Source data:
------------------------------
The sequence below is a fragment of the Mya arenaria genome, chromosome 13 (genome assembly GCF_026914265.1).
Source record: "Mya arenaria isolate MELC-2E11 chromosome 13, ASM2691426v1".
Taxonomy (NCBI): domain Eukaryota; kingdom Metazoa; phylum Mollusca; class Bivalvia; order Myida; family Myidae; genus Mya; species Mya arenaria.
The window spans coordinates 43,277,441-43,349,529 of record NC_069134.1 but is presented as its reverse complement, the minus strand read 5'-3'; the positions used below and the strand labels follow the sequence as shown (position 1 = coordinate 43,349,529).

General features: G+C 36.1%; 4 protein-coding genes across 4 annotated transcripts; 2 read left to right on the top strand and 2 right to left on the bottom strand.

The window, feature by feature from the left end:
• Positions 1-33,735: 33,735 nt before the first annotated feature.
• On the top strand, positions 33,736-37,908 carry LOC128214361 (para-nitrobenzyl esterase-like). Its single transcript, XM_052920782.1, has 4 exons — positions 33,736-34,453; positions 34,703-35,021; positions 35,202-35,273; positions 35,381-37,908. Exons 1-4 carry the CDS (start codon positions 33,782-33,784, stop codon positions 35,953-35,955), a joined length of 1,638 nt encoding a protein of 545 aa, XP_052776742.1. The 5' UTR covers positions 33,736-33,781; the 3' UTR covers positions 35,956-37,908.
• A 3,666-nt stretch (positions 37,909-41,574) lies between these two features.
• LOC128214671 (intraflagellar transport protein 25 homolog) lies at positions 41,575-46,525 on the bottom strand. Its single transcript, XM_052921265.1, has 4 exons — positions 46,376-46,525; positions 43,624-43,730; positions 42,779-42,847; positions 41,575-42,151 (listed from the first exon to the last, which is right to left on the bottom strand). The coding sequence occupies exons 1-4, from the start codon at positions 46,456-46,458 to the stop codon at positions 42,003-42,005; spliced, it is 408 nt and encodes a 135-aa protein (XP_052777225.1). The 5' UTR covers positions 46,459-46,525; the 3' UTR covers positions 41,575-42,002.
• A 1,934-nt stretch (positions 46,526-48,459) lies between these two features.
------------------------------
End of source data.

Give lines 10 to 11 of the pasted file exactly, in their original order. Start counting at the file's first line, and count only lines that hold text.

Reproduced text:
• LOC128214671 (intraflagellar transport protein 25 homolog) lies at positions 41,575-46,525 on the bottom strand. Its single transcript, XM_052921265.1, has 4 exons — positions 46,376-46,525; positions 43,624-43,730; positions 42,779-42,847; positions 41,575-42,151 (listed from the first exon to the last, which is right to left on the bottom strand). The coding sequence occupies exons 1-4, from the start codon at positions 46,456-46,458 to the stop codon at positions 42,003-42,005; spliced, it is 408 nt and encodes a 135-aa protein (XP_052777225.1). The 5' UTR covers positions 46,459-46,525; the 3' UTR covers positions 41,575-42,002.
• A 1,934-nt stretch (positions 46,526-48,459) lies between these two features.